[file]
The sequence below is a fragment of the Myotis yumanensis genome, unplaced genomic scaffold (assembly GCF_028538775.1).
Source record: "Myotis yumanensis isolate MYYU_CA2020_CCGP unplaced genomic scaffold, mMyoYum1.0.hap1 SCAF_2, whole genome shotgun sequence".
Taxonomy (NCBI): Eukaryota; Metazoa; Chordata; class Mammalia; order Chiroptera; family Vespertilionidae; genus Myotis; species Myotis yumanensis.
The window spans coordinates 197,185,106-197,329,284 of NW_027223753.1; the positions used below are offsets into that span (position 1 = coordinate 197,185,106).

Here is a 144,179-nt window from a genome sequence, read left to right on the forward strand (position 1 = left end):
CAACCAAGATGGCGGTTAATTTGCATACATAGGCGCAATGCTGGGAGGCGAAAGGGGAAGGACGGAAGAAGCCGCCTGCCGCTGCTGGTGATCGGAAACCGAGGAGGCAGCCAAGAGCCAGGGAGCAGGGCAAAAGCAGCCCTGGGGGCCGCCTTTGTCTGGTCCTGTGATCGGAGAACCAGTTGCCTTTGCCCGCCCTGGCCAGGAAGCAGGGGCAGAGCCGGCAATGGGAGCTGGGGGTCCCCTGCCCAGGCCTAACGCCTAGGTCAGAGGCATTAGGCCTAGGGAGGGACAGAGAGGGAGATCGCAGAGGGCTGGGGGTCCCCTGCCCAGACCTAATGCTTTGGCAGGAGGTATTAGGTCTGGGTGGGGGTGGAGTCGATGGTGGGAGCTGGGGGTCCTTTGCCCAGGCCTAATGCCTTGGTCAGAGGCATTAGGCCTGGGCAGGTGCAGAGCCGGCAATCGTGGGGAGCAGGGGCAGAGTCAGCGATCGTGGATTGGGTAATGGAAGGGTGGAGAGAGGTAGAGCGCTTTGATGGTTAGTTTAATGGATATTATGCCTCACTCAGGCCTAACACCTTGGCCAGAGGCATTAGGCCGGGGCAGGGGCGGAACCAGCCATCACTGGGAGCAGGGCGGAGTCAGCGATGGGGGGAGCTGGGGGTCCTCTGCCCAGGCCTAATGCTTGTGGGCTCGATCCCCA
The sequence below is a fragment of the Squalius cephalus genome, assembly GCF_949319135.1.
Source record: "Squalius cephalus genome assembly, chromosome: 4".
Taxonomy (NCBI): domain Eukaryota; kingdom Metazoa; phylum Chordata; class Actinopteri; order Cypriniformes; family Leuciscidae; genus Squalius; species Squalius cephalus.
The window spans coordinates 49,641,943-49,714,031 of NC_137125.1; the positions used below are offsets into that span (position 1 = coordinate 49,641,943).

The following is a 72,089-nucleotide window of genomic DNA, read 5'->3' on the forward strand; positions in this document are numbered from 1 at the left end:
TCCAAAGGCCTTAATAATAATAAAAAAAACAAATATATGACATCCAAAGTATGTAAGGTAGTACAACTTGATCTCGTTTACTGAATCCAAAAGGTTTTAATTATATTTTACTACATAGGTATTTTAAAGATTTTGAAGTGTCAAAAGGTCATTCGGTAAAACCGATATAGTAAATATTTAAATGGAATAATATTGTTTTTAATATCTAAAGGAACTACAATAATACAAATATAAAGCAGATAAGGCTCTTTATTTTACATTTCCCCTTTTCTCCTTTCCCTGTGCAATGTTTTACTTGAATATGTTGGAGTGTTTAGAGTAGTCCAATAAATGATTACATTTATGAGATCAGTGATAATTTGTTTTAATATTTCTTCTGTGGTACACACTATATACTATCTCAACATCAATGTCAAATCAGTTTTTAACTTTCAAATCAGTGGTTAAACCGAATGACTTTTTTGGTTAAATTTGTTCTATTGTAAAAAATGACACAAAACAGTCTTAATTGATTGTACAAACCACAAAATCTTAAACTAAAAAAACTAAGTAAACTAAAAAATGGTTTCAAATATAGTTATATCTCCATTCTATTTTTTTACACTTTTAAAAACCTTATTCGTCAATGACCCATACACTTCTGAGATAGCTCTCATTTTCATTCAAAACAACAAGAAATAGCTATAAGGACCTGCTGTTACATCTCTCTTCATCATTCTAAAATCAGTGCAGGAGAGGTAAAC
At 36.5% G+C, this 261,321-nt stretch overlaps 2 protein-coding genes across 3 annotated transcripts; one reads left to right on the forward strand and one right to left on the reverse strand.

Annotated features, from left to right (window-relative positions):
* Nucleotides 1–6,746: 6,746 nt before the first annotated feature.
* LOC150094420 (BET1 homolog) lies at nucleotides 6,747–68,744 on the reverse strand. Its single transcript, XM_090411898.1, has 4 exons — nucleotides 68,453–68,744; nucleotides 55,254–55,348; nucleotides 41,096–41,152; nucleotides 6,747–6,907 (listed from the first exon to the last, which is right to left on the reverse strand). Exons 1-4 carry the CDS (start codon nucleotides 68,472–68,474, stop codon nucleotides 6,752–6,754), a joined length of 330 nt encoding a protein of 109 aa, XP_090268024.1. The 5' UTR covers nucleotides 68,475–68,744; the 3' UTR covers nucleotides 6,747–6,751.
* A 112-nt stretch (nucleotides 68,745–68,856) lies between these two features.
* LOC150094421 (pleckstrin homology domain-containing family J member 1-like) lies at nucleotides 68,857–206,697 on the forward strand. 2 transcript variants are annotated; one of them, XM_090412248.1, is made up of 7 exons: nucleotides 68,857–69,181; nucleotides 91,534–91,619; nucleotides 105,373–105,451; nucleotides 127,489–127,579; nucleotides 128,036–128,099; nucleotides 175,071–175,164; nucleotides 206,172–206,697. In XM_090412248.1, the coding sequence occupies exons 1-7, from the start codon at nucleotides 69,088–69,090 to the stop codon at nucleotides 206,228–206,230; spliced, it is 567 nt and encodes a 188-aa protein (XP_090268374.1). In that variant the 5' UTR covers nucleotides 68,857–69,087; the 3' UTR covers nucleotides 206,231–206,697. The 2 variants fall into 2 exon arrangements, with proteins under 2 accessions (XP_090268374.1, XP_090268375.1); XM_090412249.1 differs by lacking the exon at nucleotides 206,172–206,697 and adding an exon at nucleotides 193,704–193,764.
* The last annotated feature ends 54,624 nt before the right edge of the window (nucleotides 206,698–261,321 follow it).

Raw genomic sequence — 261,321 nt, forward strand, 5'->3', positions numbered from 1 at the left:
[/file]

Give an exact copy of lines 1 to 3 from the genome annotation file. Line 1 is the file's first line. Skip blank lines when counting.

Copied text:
The sequence below is a fragment of the Myotis yumanensis genome, unplaced genomic scaffold (assembly GCF_028538775.1).
Source record: "Myotis yumanensis isolate MYYU_CA2020_CCGP unplaced genomic scaffold, mMyoYum1.0.hap1 SCAF_2, whole genome shotgun sequence".
Taxonomy (NCBI): Eukaryota; Metazoa; Chordata; class Mammalia; order Chiroptera; family Vespertilionidae; genus Myotis; species Myotis yumanensis.